A series of studies have been conducted over the last couple years that have dealt with the effectiveness of public and other messaging intended to change behaviours. Targeted behaviours include teenage sex, smoking, binge drinking, youthful alcohol consumption, and of course, drug use. The results have a common theme: negative messaging is not effective. Employers can take away an important lesson from these studies that are applicable to the workplace. The lesson is this: negatively framed drug and alcohol policies are counterproductive.
There are two aspects to this discussion. First, a poorly written policy that is also ill-conceived will not be taken seriously by workers and could make the employer more susceptible to claims that the employer did not exercise proper duty of care should someone get injured or even killed on the job. Second, a negatively worded policy that comes across as threatening, such as implying immediate job loss or loss of pay should someone test positive for a substance as a result of a drug or alcohol test, will be resented. In both cases, workplace morale is damaged.
Respectful and Helpful
Klinger, Limited in Australia, a manufacturer and distributor of gas and fluid sealing solutions and member of the Klinger Group of Independent Companies, posted their Drug & Alcohol Policy online. It is model policy in tone in that it first focuses on the policy benefits for workers. The purpose of policy begins with the statement that, “Klinger Limited aims to provide and maintain a workplace environment that not only protects the health and safety of all workplace participants whilst at work, but also facilitates a productive workplace.”1
In the next two statements, the policy points out that workers must treat each other respectfully to promote a safe and productive workplace and that workplace drug and alcohol use impairs the ability of workers to perform duties safely and efficiently for themselves and for co-workers, clients, and anyone else they interact with on the job.
The positive message is then reinforced with this statement, “The purpose of this Policy is to reduce the likelihood of injury, damage and/or other negative effects resulting from alcohol and/or drug use and/or abuse in the work environment.” Clearly, the company has developed a drug and alcohol policy that is meant to help workers succeed in the workplace and is not meant to serve as a disciplinary policy.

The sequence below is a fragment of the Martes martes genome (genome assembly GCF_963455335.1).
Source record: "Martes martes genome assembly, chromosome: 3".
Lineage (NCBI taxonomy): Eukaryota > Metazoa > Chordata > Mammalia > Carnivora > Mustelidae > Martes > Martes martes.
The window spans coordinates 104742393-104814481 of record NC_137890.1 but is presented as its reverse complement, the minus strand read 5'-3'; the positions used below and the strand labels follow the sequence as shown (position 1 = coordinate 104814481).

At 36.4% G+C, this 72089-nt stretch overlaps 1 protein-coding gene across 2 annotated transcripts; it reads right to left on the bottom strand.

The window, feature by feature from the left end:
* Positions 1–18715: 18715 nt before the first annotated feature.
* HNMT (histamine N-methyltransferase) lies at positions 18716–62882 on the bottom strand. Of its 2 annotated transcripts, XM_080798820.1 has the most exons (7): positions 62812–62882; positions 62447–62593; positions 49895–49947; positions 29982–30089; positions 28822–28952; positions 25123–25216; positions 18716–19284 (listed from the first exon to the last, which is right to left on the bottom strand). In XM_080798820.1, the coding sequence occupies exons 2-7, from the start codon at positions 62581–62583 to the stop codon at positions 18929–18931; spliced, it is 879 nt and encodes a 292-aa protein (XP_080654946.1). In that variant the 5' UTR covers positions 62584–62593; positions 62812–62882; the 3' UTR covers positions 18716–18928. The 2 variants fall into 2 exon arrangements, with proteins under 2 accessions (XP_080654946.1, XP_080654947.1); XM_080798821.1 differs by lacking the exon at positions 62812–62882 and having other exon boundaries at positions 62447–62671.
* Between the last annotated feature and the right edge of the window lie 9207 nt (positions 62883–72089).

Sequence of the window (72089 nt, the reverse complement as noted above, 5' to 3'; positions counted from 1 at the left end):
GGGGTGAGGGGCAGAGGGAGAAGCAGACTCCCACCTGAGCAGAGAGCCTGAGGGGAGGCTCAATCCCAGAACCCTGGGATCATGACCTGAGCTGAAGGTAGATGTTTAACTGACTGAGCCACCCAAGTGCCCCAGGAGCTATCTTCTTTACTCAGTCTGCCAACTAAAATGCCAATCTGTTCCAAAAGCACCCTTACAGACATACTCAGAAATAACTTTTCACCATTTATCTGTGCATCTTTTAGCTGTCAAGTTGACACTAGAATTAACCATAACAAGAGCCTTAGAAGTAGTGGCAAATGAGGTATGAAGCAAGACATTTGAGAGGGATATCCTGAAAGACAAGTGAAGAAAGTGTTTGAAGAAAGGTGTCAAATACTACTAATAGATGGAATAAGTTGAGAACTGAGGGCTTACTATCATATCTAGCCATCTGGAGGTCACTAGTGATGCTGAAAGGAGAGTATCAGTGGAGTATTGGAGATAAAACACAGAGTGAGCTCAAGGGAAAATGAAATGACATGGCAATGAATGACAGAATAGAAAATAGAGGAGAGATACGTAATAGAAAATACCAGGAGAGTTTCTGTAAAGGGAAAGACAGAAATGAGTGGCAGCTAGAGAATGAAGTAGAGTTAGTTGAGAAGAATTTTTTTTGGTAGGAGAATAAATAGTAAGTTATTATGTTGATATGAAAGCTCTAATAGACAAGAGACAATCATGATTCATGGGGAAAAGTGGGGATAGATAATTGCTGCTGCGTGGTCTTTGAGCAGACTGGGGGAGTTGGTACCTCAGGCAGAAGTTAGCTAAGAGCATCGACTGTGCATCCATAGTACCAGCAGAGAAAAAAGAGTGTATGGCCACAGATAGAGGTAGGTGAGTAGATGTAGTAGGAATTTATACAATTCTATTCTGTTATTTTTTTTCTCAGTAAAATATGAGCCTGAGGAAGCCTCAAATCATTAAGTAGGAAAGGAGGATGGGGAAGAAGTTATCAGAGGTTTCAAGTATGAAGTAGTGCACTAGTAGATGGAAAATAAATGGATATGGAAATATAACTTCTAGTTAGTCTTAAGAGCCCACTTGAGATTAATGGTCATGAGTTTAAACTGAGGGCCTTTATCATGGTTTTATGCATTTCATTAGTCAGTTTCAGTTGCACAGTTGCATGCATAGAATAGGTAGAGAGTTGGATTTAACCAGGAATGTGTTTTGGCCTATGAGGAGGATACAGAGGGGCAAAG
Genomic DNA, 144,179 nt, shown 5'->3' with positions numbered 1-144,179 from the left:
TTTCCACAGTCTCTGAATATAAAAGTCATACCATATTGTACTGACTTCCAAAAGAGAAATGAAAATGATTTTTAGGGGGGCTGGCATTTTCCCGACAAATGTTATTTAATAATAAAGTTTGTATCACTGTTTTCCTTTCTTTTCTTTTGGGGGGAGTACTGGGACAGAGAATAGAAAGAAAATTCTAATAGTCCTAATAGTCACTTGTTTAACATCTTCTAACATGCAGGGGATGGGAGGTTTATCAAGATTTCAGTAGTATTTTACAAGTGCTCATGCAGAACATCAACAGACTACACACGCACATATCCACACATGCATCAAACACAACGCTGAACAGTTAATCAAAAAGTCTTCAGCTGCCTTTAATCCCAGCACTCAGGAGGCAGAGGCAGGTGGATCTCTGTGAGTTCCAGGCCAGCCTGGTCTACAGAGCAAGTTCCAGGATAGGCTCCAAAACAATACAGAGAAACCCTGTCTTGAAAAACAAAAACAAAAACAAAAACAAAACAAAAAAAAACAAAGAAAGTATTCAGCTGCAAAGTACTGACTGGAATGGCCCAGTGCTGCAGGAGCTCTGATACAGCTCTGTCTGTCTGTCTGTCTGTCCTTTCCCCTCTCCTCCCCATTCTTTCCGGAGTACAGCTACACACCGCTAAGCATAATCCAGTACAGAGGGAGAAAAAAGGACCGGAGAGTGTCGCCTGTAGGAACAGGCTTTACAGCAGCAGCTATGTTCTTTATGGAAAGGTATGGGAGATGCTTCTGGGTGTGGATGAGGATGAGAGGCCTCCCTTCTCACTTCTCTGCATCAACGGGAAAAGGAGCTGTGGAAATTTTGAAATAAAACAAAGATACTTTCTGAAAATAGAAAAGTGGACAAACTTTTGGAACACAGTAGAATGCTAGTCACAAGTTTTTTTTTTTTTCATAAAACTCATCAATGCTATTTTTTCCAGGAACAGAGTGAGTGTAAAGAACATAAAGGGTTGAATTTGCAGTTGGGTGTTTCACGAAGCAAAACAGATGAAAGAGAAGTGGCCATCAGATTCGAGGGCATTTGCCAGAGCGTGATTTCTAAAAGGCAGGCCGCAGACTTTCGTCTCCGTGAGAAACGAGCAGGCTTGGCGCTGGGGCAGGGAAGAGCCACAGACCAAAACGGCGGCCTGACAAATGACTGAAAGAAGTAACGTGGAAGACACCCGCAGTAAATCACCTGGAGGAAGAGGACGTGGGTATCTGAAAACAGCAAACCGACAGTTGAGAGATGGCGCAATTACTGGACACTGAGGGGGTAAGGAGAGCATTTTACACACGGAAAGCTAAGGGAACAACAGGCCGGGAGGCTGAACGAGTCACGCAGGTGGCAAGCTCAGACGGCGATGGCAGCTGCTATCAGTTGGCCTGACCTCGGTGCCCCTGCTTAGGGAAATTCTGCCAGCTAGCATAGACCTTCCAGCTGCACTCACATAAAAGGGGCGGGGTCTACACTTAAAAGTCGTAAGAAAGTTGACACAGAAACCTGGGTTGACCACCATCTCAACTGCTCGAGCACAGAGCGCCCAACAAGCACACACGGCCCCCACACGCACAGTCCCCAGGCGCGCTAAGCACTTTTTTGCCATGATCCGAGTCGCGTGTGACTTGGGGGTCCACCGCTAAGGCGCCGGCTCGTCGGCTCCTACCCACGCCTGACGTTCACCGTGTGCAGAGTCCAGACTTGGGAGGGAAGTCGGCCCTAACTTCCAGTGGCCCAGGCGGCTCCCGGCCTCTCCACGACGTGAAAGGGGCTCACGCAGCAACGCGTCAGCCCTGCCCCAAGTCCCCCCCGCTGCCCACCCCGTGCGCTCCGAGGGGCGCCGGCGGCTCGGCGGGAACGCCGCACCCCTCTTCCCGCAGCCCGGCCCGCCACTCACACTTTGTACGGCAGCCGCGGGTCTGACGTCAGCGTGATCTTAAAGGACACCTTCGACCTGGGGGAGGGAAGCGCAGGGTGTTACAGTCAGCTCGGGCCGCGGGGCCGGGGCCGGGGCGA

Intimidating workers or making them fearful is not a good approach. The studies on messaging have proven that people do not respond well to negatively framed messages. A recent study reported in Psychology of Addictive Behaviors scientifically reinforced this fact. Conducted by researchers from Indiana University and Wayne State University in the U.S., neuroimaging techniques were used to examine how the brain of substance dependent individuals respond to public messaging that used negative phrasing like, “Drugs are bad for you,” and “Just say no,”. The researchers wanted to pinpoint how neural mechanisms involved in risky decision making responded to negative messaging. The results indicated that the area of the brain that typically assesses risk is functioning at a lower level in people who are dependent on substances. They interpret messages emphasising loss differently than someone who is not drug or alcohol dependent. The researchers plan on continuing their study of messaging and will now begin working on identifying how positive messaging influences neural mechanisms.2
It is a good idea to regularly review the drug and alcohol policy and ensure that it sends a positive message that maintaining worker safety, health, and productivity is the focus. The research already supports the fact that negative messaging can produce undesirable results and most likely will one day prove positive messaging stimulates neural networks in the right way.
The drug and alcohol policy should be well-written, begin on a positive note, and incorporate policies on random worker testing for substance use. CMM supplies stringently tested products that build worker faith in testing results through reliability and accuracy.
1. Klinger, Limited. (n.d.). Klinger BMS Policies - Management & Administration, PL620-1100, Drug & Alcohol Policy. Retrieved from Klinger, Limited: http://www.klinger.com.au/documents/034_PL620-1100Alcohol_Drug_AbusePolicy.pdf
2. Indiana University (2012, November 26). Neuroimaging study: Negative messages less effective on those who are substance dependent. ScienceDaily. Retrieved from http://www.sciencedaily.com/releases/2012/11/121126110927.htm